Seated in the well-appointed mezzanine at Players Chophouse in Whistler's Creekside, I salivate as savage flakes of unsatiated pow dance down the windowpane... Ullr makes a powerful presence known.
I want to eat them all.
"I don't think we would have jumped at this if I would have known how much of a hardass André can be," says Travis Talbot, Operations Manager of Players Chophouse and man on the edge of Whistler's move to activate a more sustainable food sector, snapping me out of my powder dream. "For many it would be nice to simply write a cheque, check off a box and keep doing what they do."
The "hardass" to which Talbot refers is André LaRivière, leader of the Vancouver-based Greentable Network, a dedicated Whistler2020 partner and bona fide mover in Whistler's food scene. I'm not sure LaRivière's ass is so hard as it is committed. For over a year now, LaRivière has basted Whistler's leading edge foodies in a made for success marinade of science, practicality and reason - a mix for an increasingly sustainable food sector.
LaRivière brought the Greentable Network to Whistler because he cares about food and this resort community. He works tirelessly to make sure the Greentable program is aligned and integrated with Whistler2020. And there's a method to this madness. Think better, act better, be better. Greentable assesses an operation from multiple angles - menu, energy, water, waste, purchasing and others. The result is an investment in a more efficient operation that returns on many levels. Who can argue with that? When he speaks of food he closes his eyes, leans back and believes there is a better future in all of this for all of us.
"The 'anytime, anywhere' food system is in some ways remarkable in that you can get something from around the world and serve it to your customer in Whistler... but at what cost?"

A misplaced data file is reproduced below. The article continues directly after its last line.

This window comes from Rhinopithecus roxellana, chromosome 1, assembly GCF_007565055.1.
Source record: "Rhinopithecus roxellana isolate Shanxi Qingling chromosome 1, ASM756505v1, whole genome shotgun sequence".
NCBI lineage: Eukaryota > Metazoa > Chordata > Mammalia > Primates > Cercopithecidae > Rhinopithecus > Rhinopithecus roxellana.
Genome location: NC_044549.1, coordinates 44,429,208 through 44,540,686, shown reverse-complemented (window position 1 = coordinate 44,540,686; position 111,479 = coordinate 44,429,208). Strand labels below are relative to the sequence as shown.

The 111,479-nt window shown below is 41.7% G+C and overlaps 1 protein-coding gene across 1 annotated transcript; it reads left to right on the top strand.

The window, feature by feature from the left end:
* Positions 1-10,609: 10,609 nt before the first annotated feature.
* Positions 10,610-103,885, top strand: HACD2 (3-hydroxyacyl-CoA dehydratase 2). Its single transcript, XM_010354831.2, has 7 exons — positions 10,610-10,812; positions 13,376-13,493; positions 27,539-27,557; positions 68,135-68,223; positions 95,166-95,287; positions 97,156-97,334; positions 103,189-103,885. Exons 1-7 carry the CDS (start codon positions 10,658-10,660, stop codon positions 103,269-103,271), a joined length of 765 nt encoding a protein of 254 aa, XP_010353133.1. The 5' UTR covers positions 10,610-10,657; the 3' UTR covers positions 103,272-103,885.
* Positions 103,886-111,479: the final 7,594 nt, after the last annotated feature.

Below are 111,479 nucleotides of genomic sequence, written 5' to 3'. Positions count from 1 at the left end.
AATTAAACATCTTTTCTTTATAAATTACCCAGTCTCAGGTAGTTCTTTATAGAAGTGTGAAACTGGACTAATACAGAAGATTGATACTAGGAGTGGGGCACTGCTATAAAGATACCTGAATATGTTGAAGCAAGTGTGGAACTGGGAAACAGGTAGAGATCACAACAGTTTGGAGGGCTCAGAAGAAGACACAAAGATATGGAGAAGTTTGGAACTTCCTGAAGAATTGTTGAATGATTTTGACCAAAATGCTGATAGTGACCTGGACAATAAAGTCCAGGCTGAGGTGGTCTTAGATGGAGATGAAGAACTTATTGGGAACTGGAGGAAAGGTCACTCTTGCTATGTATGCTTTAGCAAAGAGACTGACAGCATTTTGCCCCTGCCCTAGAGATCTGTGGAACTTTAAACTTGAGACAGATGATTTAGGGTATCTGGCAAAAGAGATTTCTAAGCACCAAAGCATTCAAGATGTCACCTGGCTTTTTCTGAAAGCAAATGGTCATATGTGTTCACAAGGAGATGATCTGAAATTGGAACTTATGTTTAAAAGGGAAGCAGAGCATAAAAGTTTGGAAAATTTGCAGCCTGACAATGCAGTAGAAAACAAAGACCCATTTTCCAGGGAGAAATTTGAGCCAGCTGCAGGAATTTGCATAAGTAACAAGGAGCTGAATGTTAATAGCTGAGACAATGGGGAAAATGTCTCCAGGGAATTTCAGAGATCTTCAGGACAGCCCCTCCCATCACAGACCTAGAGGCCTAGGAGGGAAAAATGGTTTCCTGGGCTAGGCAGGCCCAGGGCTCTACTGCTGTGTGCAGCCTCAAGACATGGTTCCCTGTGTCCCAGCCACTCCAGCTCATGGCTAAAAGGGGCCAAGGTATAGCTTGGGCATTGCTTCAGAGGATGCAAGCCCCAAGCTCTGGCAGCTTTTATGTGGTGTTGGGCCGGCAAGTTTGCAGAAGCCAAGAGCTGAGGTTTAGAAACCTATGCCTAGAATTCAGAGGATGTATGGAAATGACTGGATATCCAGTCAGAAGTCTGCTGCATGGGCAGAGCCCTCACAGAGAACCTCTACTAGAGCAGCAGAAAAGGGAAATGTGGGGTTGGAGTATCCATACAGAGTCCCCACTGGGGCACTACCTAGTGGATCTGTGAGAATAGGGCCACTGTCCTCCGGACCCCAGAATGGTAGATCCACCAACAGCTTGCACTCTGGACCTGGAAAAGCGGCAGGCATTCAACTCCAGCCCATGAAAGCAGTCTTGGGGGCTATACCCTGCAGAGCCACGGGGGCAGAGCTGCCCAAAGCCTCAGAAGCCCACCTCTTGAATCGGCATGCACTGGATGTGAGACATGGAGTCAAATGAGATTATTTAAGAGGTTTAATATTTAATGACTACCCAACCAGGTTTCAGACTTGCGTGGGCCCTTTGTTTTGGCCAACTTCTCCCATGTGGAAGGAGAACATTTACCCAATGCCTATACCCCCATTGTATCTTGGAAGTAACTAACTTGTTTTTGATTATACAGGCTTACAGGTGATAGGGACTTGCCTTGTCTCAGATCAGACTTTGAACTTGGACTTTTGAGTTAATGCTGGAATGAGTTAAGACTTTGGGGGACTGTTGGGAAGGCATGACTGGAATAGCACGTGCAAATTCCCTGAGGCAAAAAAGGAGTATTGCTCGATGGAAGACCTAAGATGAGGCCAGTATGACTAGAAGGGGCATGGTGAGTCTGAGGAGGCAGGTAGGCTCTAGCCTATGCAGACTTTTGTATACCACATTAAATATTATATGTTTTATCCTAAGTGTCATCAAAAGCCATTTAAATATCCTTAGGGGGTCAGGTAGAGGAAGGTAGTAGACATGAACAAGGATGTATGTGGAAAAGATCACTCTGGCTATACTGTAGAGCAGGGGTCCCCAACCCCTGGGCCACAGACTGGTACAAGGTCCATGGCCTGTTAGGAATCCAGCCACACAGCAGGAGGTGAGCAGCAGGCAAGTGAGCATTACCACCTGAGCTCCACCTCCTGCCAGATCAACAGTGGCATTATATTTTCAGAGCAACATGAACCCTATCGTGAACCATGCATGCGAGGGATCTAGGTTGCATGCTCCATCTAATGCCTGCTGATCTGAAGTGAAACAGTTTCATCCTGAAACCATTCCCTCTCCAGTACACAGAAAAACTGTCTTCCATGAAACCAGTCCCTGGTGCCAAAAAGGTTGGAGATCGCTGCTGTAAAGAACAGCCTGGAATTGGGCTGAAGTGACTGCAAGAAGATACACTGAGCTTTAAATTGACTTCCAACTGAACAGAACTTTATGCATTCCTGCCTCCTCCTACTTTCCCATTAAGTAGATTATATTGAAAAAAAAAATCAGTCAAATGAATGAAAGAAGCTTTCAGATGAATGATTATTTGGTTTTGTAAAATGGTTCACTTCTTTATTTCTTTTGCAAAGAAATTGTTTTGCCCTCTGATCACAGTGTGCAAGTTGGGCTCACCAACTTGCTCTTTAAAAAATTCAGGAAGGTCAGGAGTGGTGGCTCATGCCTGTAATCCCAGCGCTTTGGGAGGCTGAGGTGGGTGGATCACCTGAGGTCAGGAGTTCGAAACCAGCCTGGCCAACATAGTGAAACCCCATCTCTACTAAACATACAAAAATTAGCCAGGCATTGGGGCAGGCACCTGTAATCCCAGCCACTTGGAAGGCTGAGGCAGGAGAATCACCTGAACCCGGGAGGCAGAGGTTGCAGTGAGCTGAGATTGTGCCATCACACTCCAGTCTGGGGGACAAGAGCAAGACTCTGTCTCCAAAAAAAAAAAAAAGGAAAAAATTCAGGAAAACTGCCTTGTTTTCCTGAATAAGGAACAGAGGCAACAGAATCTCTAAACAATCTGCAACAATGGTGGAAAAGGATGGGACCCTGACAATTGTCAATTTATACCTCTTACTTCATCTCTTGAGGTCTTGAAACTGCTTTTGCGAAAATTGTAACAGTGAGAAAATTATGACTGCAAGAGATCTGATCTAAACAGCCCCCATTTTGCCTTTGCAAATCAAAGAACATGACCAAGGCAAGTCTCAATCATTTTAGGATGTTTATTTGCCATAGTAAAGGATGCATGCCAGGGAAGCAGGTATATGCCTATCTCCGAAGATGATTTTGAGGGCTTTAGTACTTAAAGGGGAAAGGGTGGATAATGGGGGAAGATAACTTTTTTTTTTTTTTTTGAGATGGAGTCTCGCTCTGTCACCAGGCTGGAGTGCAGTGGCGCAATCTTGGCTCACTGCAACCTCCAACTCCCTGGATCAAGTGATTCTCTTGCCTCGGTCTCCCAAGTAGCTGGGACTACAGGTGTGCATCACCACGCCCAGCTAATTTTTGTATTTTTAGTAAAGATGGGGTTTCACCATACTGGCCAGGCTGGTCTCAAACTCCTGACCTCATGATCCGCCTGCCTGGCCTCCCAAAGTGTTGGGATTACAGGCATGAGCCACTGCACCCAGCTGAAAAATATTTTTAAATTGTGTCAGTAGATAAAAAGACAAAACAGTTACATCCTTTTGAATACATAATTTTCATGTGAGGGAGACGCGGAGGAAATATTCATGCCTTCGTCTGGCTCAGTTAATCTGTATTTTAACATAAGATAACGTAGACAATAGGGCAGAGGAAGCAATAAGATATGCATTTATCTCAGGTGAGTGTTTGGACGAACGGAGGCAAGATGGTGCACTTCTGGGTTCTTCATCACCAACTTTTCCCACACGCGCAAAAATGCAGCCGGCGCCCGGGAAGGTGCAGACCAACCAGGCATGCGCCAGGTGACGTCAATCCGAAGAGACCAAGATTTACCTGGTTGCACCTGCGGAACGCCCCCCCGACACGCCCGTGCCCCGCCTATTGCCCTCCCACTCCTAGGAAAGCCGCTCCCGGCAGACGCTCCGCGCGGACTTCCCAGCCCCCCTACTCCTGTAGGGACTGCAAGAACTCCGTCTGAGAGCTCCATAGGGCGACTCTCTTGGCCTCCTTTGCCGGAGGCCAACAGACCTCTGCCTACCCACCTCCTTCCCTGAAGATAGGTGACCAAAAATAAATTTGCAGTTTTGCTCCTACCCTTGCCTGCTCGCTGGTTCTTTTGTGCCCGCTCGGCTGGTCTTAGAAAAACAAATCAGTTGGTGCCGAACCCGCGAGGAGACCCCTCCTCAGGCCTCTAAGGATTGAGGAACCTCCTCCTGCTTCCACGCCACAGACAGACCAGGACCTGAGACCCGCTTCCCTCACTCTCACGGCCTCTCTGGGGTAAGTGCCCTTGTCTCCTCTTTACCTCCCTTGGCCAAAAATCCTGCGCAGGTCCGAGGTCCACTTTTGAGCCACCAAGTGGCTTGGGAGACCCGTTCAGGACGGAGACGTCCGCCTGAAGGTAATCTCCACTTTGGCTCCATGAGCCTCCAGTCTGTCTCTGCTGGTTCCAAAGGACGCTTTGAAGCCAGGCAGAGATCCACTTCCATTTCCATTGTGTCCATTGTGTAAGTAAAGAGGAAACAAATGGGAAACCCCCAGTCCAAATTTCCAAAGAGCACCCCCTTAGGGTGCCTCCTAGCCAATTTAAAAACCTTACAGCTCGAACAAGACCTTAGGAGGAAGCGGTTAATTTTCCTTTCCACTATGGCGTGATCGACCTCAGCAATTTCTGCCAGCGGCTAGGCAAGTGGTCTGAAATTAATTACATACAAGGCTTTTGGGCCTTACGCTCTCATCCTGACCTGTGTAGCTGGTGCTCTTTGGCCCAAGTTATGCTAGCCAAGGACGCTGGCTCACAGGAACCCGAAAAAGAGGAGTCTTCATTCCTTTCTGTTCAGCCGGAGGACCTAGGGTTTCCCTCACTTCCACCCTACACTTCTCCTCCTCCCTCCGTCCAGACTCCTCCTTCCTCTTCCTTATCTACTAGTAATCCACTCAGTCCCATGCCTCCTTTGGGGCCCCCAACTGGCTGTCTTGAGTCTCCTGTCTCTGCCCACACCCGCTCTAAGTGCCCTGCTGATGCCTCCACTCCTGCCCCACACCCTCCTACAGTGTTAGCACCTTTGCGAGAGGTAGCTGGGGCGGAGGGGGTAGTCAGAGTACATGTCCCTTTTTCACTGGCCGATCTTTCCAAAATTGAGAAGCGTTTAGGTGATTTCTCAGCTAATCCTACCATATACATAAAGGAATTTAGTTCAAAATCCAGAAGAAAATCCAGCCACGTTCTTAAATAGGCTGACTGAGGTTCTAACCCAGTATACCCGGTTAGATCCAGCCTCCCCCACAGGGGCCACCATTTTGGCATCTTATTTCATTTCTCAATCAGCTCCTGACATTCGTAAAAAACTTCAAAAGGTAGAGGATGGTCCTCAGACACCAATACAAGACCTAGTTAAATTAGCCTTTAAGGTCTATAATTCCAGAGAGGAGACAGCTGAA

If I'm a ski bum, LaRivière is a food bum. Laying first tracks down an unfettered field of better fries, entrees and local veggies. Through his work in the kitchens and dining rooms of Vancouver's lotus-tinged booths, LaRivière has seen it all. From the time when none of it was local (then) to the time it all wants to be (now).
"If you want to market every component of your menu on where it came from locally, you better be able to give the address of the farmer to your customers as they will want those potatoes... if you can't, don't do it. Reprinting an entire menu is a very costly commitment," LaRivière says.
The tendency to "localwash" menus is a reality in the transition to a truly local and sustainable food system, agree both Talbot and LaRivière.
"Of course we need to do this. It takes time and energy but the cost is part of doing good business," says Talbot. "When we got into Greentable, I thought it would be a simple certification process, and now my staff are telling me how to make the Chophouse a more sustainable operation. It's amazing to watch, and any other option would be irresponsible in a pure business sense once you realize how powerful making better decisions can be."
Hell's Kitchen has come to Whistler, Julia Child has been immortalized on Hollywood's silver screen, the Food Network is watched in well over 100 million North American homes nightly and Whistler is on the verge of establishing itself as a bona fide culinary destination. The guide on our journey is the Whistler2020/Geentable Network.
So, as we come down from the post-Cornucopia buzz and ramp up to the pre-Olympic taste orgy, we need to ask ourselves: "Can we make Whistler and the world a better place through thinking and acting with more sustainable stomachs?" I'm hungry now. Take a seat, bon apetit.
SIDEBAR/PULL QUOTE (if you can't do that please use as last graph)
Want to support Whistler's restaurants committed to sustainability? Check out these Whistler2020/Greentable locations: Araxi, Black's Restaurant & Pub, Moguls Cafe, GONE Eatery, Whistler Cooks, The Lift Coffee Co., Players Chophouse and Rosalind's Pastry Shop.